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'STOPWATCHES ARE NOT THE ANSWER'
Jack Nicklaus
July 11, 1966
The Masters champion tells why he feels the USGA speedup policies can be excellent for amateur golf but are not quite right for the pros, and explains why he got so angry at Olympic
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July 11, 1966

'stopwatches Are Not The Answer'

The Masters champion tells why he feels the USGA speedup policies can be excellent for amateur golf but are not quite right for the pros, and explains why he got so angry at Olympic

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I wonder if the problem of slow play in golf isn't like the weather: you can talk a lot about it, but you can't do too much about it. You can encourage people that for the good of the game they should play faster—and they should. You can even put in a rule or two to speed things along. But too often such legislation does not work well. What is fair for one man is distinctly unfair for another; what works well under one set of conditions does not work under another.

What the USGA tried to do in the recent U.S. Open—as far as continuous putting and marking and cleaning the ball on the green was concerned—was a beginning, and did help speed up play. Perhaps my getting angry over being told to play faster will help, too, because the controversy is sure to emphasize how serious the problem has become for both the professional and the weekend golfer.

The USGA was trying to reduce playing time in the Open from the five and a half hours per round needed in the previous two years to four hours. This is a drastic change to expect overnight. The important part of the USGA program concerned action on the greens. Each player could clean his ball on the green only once. When he started putting he was required to hole out, unless he had to stand in the line of somebody else's putt. This may be fine for amateur golf, but would not necessarily be good on the pro tour, where little things mean so much. An Open course is usually in superb condition. The greens are smooth and immaculate. To clean your ball only once is no hardship.

But what about the course in the desert where the dew at night is so heavy? In the morning the greens are often covered with grass clippings. The unfortunate golfer who tees off at 8 a.m. is going to find himself staring at something resembling a green snowball after his first putt. The later starter gets a big advantage. Other tour courses have greens that have been top-dressed or greens with mud problems. Obviously, a golfer must clean his ball more than once under these conditions. But you can't keep changing the rules from course to course. Too many penalties would result. This is one difficulty with trying to solve the pro tour slow-play problem with legislation.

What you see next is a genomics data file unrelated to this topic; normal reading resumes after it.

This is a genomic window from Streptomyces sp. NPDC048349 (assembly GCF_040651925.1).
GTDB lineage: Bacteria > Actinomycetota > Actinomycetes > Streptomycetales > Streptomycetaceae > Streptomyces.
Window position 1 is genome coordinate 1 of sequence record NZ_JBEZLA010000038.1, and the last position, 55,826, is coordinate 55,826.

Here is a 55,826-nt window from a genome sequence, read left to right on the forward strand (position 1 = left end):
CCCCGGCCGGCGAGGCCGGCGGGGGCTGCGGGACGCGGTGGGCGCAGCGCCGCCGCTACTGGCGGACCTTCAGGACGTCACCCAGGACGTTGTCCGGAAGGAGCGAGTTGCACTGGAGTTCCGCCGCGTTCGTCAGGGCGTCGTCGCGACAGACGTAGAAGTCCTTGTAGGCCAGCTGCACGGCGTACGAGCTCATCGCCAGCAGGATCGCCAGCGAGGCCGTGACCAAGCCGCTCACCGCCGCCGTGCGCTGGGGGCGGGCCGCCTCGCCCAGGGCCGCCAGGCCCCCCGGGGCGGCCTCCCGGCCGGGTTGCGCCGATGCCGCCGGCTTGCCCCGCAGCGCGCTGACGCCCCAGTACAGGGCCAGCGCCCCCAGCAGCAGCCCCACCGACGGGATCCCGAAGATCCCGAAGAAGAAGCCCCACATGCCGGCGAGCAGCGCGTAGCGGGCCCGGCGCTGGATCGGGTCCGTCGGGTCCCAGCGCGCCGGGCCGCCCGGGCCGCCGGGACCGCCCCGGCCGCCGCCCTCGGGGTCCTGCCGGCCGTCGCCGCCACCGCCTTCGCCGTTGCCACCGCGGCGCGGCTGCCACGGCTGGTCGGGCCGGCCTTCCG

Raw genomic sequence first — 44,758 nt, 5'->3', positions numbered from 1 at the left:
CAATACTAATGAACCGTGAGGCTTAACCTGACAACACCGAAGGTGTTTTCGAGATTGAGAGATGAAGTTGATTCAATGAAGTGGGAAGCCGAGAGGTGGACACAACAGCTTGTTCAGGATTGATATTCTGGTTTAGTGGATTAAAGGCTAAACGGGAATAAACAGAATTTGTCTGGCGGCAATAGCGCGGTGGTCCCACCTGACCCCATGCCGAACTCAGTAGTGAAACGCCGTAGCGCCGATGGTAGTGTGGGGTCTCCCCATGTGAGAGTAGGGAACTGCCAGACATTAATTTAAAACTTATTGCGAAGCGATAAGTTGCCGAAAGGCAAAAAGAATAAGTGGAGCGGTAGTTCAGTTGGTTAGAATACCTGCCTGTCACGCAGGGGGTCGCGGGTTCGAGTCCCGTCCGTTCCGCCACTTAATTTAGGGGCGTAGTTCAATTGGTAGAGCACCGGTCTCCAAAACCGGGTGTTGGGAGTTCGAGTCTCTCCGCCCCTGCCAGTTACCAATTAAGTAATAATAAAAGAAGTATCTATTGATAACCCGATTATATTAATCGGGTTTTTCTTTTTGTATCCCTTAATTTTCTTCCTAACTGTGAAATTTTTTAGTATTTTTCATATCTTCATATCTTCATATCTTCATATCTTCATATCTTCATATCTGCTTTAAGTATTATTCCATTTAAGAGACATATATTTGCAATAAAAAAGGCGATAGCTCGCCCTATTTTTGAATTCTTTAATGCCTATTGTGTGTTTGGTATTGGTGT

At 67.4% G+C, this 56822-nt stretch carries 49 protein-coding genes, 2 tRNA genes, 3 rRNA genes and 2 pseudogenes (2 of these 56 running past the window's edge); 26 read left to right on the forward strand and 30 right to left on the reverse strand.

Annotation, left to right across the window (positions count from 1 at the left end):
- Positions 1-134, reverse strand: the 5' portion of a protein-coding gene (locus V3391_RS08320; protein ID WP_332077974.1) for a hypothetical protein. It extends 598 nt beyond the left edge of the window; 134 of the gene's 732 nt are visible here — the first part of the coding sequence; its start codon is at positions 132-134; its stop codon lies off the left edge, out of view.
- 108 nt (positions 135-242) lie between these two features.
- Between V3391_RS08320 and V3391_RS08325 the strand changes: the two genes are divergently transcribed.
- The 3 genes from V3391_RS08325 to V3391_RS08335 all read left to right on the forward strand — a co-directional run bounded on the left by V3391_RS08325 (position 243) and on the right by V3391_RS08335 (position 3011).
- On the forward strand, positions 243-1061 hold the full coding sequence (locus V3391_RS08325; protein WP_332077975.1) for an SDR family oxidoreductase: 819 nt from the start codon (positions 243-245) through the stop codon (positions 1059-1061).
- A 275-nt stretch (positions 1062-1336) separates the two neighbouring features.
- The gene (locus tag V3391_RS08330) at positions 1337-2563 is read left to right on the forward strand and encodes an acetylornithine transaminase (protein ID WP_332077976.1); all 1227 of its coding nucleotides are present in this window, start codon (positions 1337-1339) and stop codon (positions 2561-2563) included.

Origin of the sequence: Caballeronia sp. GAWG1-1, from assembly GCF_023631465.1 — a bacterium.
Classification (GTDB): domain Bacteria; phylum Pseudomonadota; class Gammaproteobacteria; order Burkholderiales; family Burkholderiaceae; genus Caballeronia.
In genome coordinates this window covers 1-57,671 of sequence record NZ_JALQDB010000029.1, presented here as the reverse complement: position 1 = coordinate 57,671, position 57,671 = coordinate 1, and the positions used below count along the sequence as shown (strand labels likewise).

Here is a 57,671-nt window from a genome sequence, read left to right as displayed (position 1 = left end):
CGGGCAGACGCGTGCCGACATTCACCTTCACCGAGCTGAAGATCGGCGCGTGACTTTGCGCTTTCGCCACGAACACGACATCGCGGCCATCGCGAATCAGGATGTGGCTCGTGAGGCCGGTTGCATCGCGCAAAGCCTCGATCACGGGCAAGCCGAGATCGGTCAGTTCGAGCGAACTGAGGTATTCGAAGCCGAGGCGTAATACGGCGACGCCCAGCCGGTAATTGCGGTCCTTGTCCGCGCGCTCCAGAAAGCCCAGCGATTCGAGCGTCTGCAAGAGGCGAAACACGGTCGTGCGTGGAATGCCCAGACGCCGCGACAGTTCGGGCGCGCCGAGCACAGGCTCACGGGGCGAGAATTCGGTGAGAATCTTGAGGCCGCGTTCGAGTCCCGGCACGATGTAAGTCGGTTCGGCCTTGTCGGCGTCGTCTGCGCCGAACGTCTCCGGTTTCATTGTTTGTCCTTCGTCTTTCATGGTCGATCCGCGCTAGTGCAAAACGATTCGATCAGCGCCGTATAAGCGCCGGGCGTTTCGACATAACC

Another big cause of slow play is the recent trend in golf-course design. Courses are getting longer and greens bigger, much too long and much too big. The game is becoming one of two shots and then three putts. I've always thought that the fun of golf was in hitting shots, not putts. The larger the greens, the more time putting takes. I know that the USGA is proud of how fast play was at Olympic, compared to Bellerive in 1965 and Congressional in 1964, but those courses were long and had large greens. Olympic was short, and had small greens.

And when is a round too slow? Especially a U.S. Open round. Some pros, like Doug Ford, can rush around a course in two and a half hours and be at their best. Others need four hours or more. Each player develops his own tempo. If you try to rush him his tempo breaks down. He will start to hit bad shots and, in all probability, will go from slow to slower.

This is exactly what happened to Bruce Devlin, Tony Lema and me at Olympic. On the second day we all had problems with the 4th hole. By the time we got to the 6th hole we had fallen a few minutes behind the threesome ahead of us. A USGA official told us all to speed up and walked right along with us to see that we did. This was unsettling, and hardly speeded up play. Tony went from about one over par to four or five over. Bruce immediately bogeyed a couple of holes. And I bogeyed four in a row. It was a perfect example of what can happen when you force a player to change his tempo. I might add that during the last nine of this controversial round, which took only 4:22, we did not slow down the field. At one point there was more than a full open hole behind us.

I think that we on the pro tour must work and work hard to speed up our play. Five and a half hours is too long for 18 holes, and we all realize it. I am among the slower players, and I know that I have improved my rate of play a lot in the past two years. Many of us have. But I don't think rules or stopwatches are the answer on the pro tour.

The larger problem is the influence that our slow play has on the amateurs who emulate us. The average golfer should try to understand two things: First, we are playing for our living, which makes a man careful. Second, I think we have the basic skill and experience to make our extra care pay off in lower scores.

If I had a tip for the weekend golfer, it would be that he is likely to score better playing at a brisk, refreshing pace than he will by tormenting himself with all the dos, don'ts, maybes and mights of every shot. He will certainly enjoy the game more, and he will help solve the creeping paralysis that is spoiling amateur golf.

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